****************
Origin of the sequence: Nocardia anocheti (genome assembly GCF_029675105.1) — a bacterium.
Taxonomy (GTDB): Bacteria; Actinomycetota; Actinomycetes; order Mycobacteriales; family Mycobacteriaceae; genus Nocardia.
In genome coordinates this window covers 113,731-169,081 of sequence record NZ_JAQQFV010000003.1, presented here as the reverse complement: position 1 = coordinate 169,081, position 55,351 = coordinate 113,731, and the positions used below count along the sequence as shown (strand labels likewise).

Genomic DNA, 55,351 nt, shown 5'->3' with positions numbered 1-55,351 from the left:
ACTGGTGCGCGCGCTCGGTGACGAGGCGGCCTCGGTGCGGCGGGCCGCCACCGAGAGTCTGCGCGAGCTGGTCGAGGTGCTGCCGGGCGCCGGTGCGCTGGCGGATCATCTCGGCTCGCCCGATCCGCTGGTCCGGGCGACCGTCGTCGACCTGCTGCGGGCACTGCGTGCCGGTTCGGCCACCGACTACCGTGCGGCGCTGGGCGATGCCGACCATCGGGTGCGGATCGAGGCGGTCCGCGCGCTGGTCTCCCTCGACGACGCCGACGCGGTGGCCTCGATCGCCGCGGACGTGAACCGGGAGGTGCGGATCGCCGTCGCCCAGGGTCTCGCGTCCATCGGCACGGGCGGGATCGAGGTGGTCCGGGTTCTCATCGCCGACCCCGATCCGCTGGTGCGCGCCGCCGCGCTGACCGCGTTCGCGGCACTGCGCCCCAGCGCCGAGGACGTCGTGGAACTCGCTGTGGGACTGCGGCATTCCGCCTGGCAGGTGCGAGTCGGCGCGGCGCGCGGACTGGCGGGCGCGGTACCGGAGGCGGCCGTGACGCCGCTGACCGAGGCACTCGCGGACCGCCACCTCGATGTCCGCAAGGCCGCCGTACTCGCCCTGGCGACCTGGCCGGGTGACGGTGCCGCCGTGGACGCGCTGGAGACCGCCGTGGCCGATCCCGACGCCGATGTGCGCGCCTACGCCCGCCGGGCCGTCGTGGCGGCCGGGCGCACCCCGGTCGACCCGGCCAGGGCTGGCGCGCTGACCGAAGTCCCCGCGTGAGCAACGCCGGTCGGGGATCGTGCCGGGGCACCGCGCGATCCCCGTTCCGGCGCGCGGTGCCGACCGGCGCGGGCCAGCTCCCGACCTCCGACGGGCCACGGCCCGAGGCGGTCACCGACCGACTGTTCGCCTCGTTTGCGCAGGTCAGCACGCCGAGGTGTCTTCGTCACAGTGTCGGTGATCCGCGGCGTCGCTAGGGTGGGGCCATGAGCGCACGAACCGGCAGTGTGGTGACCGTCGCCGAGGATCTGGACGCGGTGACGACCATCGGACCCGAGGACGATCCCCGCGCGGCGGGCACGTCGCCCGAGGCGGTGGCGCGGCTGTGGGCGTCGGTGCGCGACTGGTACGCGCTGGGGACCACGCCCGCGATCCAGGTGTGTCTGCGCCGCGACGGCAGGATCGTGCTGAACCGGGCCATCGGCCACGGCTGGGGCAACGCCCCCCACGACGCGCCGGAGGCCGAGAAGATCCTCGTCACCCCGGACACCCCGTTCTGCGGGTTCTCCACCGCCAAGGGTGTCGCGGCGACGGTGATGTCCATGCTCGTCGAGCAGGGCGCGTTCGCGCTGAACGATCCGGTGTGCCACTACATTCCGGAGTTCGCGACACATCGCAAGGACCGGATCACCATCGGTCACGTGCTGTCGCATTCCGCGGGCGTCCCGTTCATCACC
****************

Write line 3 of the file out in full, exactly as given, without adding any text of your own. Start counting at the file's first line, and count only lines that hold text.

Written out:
In genome coordinates this window covers 113,731-169,081 of sequence record NZ_JAQQFV010000003.1, presented here as the reverse complement: position 1 = coordinate 169,081, position 55,351 = coordinate 113,731, and the positions used below count along the sequence as shown (strand labels likewise).